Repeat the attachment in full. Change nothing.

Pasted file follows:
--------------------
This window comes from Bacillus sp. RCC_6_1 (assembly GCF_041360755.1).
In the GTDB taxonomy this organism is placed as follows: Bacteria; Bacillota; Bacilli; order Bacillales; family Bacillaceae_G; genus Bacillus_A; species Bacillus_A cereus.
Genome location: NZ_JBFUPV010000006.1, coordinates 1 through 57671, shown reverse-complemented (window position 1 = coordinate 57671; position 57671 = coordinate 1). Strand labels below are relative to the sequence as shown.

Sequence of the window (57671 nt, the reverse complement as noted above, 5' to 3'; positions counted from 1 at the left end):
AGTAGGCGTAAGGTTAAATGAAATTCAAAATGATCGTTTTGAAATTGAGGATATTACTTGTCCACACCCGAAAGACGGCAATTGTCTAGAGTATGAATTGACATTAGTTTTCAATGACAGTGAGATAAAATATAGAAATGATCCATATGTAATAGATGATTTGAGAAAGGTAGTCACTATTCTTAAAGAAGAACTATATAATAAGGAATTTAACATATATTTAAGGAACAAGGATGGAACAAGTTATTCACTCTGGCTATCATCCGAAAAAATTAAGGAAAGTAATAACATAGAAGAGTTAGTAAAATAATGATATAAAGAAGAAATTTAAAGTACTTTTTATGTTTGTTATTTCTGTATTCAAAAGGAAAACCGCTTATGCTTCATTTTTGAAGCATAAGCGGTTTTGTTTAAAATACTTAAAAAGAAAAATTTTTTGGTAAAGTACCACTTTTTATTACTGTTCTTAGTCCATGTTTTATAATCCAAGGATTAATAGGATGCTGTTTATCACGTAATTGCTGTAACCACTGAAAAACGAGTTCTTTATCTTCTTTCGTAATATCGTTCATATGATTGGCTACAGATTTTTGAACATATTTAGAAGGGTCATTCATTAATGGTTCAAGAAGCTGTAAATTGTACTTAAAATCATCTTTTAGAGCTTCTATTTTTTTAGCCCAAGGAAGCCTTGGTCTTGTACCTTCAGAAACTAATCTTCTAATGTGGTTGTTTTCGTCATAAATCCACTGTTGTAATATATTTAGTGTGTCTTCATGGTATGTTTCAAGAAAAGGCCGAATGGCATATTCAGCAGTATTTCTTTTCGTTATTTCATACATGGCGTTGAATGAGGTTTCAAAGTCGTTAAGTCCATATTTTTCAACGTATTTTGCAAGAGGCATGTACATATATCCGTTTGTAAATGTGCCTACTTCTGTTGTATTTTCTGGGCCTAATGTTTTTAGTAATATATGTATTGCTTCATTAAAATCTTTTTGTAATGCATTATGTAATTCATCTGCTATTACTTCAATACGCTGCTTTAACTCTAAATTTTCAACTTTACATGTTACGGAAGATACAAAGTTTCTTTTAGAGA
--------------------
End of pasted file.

This window comes from Bacillus sp. RCC_6_1 (assembly GCF_041360755.1).
In the GTDB taxonomy this organism is placed as follows: Bacteria; Bacillota; Bacilli; order Bacillales; family Bacillaceae_G; genus Bacillus_A; species Bacillus_A cereus.
Genome location: NZ_JBFUPV010000006.1, coordinates 1 through 57671, shown reverse-complemented (window position 1 = coordinate 57671; position 57671 = coordinate 1). Strand labels below are relative to the sequence as shown.

Sequence of the window (57671 nt, the reverse complement as noted above, 5' to 3'; positions counted from 1 at the left end):
AGTAGGCGTAAGGTTAAATGAAATTCAAAATGATCGTTTTGAAATTGAGGATATTACTTGTCCACACCCGAAAGACGGCAATTGTCTAGAGTATGAATTGACATTAGTTTTCAATGACAGTGAGATAAAATATAGAAATGATCCATATGTAATAGATGATTTGAGAAAGGTAGTCACTATTCTTAAAGAAGAACTATATAATAAGGAATTTAACATATATTTAAGGAACAAGGATGGAACAAGTTATTCACTCTGGCTATCATCCGAAAAAATTAAGGAAAGTAATAACATAGAAGAGTTAGTAAAATAATGATATAAAGAAGAAATTTAAAGTACTTTTTATGTTTGTTATTTCTGTATTCAAAAGGAAAACCGCTTATGCTTCATTTTTGAAGCATAAGCGGTTTTGTTTAAAATACTTAAAAAGAAAAATTTTTTGGTAAAGTACCACTTTTTATTACTGTTCTTAGTCCATGTTTTATAATCCAAGGATTAATAGGATGCTGTTTATCACGTAATTGCTGTAACCACTGAAAAACGAGTTCTTTATCTTCTTTCGTAATATCGTTCATATGATTGGCTACAGATTTTTGAACATATTTAGAAGGGTCATTCATTAATGGTTCAAGAAGCTGTAAATTGTACTTAAAATCATCTTTTAGAGCTTCTATTTTTTTAGCCCAAGGAAGCCTTGGTCTTGTACCTTCAGAAACTAATCTTCTAATGTGGTTGTTTTCGTCATAAATCCACTGTTGTAATATATTTAGTGTGTCTTCATGGTATGTTTCAAGAAAAGGCCGAATGGCATATTCAGCAGTATTTCTTTTCGTTATTTCATACATGGCGTTGAATGAGGTTTCAAAGTCGTTAAGTCCATATTTTTCAACGTATTTTGCAAGAGGCATGTACATATATCCGTTTGTAAATGTGCCTACTTCTGTTGTATTTTCTGGGCCTAATGTTTTTAGTAATATATGTATTGCTTCATTAAAATCTTTTTGTAATGCATTATGTAATTCATCTGCTATTACTTCAATACGCTGCTTTAACTCTAAATTTTCAACTTTACATGTTACGGAAGATACAAAGTTTCTTTTAGAGA